There is one story in the record of Abraham’s life that towers above all the rest. Nothing else can be compared with it. I speak of Abraham offering his son Isaac on Mount Moriah. If you are a parent, this story cannot fail to grip your heart.
Problems With This Story
In reading this story we face several problems. The first and largest deals with the issue of God’s character. How could a loving God ask Abraham to sacrifice his only Son? Perhaps the only adequate reply is the obvious one—that we humans are hardly in a position to criticize Almighty God on any grounds whatsoever.
There is a second problem that is more or less related to the first. Because we all feel the problem of God asking Abraham to sacrifice his son, there is an unconscious tendency to read this story backwards. That is, we start with the fact that Abraham didn’t have to sacrifice Isaac even though God asked him to, and we say, “See, God never wanted Isaac to die in the first place.” Although that statement is true on one level, we risk missing the meaning of the text if we go too far down that road. Because whatever else might be true, it is unquestionably true that God asked Abraham to sacrifice his son – v. 1, 2.
It would have been enough if God has simply said, “Take your son.” But he qualified that phrase 3 ways. Your only son—not forgetting Ishmael who was also his son, but meaning that Isaac was the promised son. Isaac—the son for whom Abraham and Sarah had waited for 25 long years. Whom you love—which might seem as if God were mocking him, but these words were meant to reassure him that God knew what he was asking. By saying it this way, Abraham would know that God understood what it would cost him to obey.
Let us be clear about what God was asking. He wanted Abraham to travel with his son to Moriah (which today is called Jerusalem) and build an altar of stones on one of the mountains. He would then make a platform of wood on the stones. Then Abraham was to ask Isaac to lie down on the wood. Then he would take a knife and slit Isaac’s throat in the same way that a sacrificial lamb was slain. Finally, he would light the wood, burning his son’s body as an offering to God.
This is what God told Abraham to do. At that point the man of faith only has 2 options - Either you obey or you don’t. If you stop to argue, that in itself is a form of disobedience. If you try to talk God out of it, that too is disobedience. If you offer an alternate plan, that is also disobedience.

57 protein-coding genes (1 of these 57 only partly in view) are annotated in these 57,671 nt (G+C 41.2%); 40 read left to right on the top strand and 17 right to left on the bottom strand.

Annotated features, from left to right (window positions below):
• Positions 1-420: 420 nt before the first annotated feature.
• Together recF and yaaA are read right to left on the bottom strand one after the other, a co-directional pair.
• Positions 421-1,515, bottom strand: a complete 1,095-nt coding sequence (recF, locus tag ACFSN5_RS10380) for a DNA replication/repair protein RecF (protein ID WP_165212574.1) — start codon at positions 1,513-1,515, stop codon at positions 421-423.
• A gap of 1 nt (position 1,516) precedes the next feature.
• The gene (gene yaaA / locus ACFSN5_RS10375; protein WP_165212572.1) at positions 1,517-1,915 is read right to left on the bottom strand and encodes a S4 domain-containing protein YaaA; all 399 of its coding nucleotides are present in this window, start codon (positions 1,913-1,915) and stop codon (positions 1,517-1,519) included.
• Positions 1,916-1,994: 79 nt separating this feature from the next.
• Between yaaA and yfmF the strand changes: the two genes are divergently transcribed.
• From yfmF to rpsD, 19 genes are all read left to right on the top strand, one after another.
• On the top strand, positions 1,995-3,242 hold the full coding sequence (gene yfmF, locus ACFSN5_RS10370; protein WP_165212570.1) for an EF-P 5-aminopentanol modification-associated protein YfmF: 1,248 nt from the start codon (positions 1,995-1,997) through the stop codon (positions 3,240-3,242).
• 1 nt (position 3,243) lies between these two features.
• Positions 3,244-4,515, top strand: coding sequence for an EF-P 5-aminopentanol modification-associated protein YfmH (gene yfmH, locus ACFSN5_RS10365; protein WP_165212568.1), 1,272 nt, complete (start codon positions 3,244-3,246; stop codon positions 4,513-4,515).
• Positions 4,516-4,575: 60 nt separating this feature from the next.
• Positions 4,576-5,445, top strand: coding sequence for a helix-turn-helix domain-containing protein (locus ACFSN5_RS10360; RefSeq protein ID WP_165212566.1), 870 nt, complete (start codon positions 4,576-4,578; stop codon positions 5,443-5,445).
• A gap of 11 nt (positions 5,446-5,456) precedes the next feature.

“We Will Come Back to You” v. 3 - 5
Abraham’s obedience is immediate - it is unquestioning - it is filled with faith. Was it merely wishful thinking that made Abraham tell the servants that “we” will come back to you? Nowhere had God promised to spare his son. Yet somehow Abraham understood enough of God’s character that he was willing to do what God required in the faith that somehow God would work out the details and spare his son – v. 6 – 8.
Across the centuries Christians have seen in these words a prefiguring of the death of Christ on the cross. There is Abraham (representing God) placing the wood (representing the Cross) upon Isaac (representing Jesus Christ). It is the father offering his son freely and without complaint, just as God the Father offered Jesus for the sins of the whole world.
God Will Provide the Lamb
Somehow Abraham understood something of the doctrine of the substitutionary atonement. When he said, “God himself will provide the lamb,” he was pointing not simply toward the altar on Mount Moriah, but to a greater sacrifice to be offered at the very same location almost 2000 years later when God provided the Ultimate Lamb—Jesus Christ—for the sin of the world – v. 9 - 14.
Did God ask Abraham to sacrifice his son Isaac? Yes. Was it a legitimate request? Yes. Did Abraham know in advance how the story would end? No. Specifically, did he know about the ram in the thicket? No. Well, then, what was it that Abraham knew? He knew what God had asked him to do and he knew that God had promised - to give him a son through whom he would bless the world. What he didn’t know was how God was going to reconcile his promise (to bless the world through Isaac) and his command (to offer Isaac as a sacrifice).
Faith at its Highest Point
It is at this point that we see Abraham’s faith at its highest and best. Even though the command made no sense from a human point of view, Abraham intended to obey it anyway. Looking back on this incident some 20 centuries later, the writer of Hebrews explains it this way: Hebrews 11: 17 – 19.
Abraham planned to kill his own son! He meant to obey God’s command even though it meant killing God’s promise. How could a man do such a thing? Because he believed that God could raise the dead.